Though many of my colleagues and administrators have been supportive and well-intentioned, this year has reminded me that students are often more open and thoughtful than adults. When one administrator heard that the word “transsexual” came up in my classroom, he immediately assumed that I was “teaching transexuality” to my students. Though the matter was cleared up by other staff and faculty who were present at the time, hearing about his assumptions alerted me to the fact that I will probably not be given the benefit of the doubt very often this year: Even when students bring up their own legitimate questions, thoughts, or ideas about sexuality and gender identity, it very well may be assumed to be my doing. This incident put me on edge and reminded me to always watch my step and cover myself.

Fighting the assumption that LGBTQ and sexuality-related conversations only arise in classrooms when queer or trans teachers bring them up is one of the biggest challenges LGBTQ-friendly teachers will face at my school this year. Three weeks ago, an eighth grade student in a coworker’s class asked about me: “If he’s a dude, why was he Ms. K last year?” The teacher responded exactly how a professional educator is supposed to respond – by explaining terms and abstracting the conversation to avoid talking about individuals' personal identities. She explained what “transgender” means and that gender and sexuality are not necessarily the same thing, while refusing to speak for me or about my transition in any detail. During this brief discussion in her classroom, another eighth grade student spoke up and began explaining transsexuality to the rest of his classmates. How did he know so much about the topic? His mother’s best friend, he informed everyone, is a trans woman.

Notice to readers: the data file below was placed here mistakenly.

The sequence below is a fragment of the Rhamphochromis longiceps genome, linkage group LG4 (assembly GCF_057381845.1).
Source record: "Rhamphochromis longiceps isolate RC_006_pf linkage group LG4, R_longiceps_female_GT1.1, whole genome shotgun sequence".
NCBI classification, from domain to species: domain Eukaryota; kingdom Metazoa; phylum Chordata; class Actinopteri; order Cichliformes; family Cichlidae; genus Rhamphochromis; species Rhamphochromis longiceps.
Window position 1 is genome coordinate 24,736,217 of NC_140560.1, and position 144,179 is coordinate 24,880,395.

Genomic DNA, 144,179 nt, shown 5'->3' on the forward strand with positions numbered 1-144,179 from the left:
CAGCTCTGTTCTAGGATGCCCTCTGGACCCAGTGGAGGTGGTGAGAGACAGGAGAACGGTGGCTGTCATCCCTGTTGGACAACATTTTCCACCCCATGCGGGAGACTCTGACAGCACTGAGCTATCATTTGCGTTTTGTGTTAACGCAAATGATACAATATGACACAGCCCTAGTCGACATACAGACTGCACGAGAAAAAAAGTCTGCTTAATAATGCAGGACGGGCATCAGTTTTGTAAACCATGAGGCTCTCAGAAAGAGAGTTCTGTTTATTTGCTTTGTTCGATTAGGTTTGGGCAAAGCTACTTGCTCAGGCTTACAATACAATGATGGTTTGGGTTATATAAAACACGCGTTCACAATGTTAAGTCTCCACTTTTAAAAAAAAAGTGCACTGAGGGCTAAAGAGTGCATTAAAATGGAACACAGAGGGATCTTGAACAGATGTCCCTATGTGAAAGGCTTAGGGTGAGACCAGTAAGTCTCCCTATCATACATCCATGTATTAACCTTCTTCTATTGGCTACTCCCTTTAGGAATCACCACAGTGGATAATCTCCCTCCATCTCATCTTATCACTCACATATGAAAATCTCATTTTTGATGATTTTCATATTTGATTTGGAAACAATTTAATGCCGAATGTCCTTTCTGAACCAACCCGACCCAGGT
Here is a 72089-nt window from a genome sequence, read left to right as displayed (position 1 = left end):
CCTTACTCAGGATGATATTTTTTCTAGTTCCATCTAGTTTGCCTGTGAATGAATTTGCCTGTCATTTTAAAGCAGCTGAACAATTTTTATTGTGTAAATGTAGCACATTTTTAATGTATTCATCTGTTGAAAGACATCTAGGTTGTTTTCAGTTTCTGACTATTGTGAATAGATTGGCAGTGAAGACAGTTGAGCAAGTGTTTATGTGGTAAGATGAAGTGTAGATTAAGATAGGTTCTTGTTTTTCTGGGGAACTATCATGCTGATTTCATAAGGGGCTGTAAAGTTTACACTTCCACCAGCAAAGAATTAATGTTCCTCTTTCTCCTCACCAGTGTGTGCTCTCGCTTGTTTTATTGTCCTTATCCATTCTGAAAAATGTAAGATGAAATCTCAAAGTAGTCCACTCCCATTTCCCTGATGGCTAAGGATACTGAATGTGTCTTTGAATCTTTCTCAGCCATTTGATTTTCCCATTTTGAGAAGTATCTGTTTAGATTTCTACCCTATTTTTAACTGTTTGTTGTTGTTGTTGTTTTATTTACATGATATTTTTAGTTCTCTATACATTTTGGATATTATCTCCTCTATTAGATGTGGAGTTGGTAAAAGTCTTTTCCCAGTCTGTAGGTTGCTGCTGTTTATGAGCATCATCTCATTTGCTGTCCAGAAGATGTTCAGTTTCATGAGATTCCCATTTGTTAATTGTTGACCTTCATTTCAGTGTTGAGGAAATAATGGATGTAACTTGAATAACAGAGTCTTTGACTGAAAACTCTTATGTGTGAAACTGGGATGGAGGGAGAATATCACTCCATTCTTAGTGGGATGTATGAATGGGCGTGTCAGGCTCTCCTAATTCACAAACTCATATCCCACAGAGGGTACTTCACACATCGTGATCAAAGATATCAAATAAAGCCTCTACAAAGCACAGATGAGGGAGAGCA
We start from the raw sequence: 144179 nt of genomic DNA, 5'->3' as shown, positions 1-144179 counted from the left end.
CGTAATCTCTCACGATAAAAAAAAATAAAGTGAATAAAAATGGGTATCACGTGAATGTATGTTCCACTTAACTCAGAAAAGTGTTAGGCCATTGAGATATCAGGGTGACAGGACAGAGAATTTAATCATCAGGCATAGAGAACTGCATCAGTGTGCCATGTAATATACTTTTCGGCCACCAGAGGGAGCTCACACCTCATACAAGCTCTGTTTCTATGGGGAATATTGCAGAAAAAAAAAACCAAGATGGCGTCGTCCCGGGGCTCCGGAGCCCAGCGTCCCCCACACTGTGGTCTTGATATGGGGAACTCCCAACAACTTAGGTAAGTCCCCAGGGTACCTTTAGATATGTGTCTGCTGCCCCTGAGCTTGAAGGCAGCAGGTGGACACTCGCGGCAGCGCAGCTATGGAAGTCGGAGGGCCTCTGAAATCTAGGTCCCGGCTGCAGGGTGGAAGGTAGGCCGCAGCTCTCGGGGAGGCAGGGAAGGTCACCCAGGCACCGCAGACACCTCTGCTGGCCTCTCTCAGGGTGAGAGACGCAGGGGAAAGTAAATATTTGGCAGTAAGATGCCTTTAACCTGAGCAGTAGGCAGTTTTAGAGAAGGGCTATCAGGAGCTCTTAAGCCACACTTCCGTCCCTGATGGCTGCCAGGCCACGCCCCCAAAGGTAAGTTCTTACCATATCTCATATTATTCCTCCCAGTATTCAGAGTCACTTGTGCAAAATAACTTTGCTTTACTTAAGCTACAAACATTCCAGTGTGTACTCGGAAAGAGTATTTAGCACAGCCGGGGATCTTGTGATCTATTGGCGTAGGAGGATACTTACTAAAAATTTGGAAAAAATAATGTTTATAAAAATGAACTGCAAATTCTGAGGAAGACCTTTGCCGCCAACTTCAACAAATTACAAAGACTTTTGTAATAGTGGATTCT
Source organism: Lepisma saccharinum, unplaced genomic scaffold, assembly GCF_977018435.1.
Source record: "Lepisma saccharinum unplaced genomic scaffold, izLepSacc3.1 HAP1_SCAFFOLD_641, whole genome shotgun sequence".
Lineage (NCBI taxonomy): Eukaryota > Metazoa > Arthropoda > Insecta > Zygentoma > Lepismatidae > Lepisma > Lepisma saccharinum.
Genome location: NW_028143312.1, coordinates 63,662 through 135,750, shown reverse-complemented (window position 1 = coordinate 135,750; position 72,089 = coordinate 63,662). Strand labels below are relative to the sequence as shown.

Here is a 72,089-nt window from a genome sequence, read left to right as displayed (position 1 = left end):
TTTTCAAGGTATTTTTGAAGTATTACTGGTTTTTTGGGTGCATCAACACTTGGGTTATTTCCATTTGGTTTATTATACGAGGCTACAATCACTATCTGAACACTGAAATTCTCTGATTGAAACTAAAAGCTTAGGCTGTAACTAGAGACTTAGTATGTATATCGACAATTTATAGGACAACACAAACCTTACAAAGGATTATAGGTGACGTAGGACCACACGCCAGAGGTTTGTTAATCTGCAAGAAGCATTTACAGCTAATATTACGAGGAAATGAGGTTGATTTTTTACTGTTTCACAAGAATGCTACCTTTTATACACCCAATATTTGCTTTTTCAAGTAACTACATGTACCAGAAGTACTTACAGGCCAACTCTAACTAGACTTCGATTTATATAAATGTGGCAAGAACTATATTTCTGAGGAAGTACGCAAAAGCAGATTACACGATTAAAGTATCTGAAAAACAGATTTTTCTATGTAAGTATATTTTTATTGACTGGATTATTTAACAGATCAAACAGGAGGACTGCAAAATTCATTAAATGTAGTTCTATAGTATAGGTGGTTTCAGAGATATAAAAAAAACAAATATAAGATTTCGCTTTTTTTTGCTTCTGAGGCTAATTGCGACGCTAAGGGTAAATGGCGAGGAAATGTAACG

An administrator reprimanded my coworker for “discussing sexual preference” in her classroom – and stated that “if students have questions about Mr. Krywanczyk, they should go to Mr. K.” Basically, this administrator was saying that any and all instances of the word “transgender” coming up in class must necessarily have something to do with ME, and that I should be the only person in our school able to speak about trans issues. This is ludicrous, and completely invalidates students curiosity and the presence of LGBTQ issues and identities in students’ everyday experiences. Even after that situation settled down and the principal (thankfully) intervened to establish that the teacher had not done anything wrong, the implication remained that it is only acceptable for LGBTQ issues to arise in our classrooms when they are related to some kind of text that we are reading – not when students are “just” asking questions.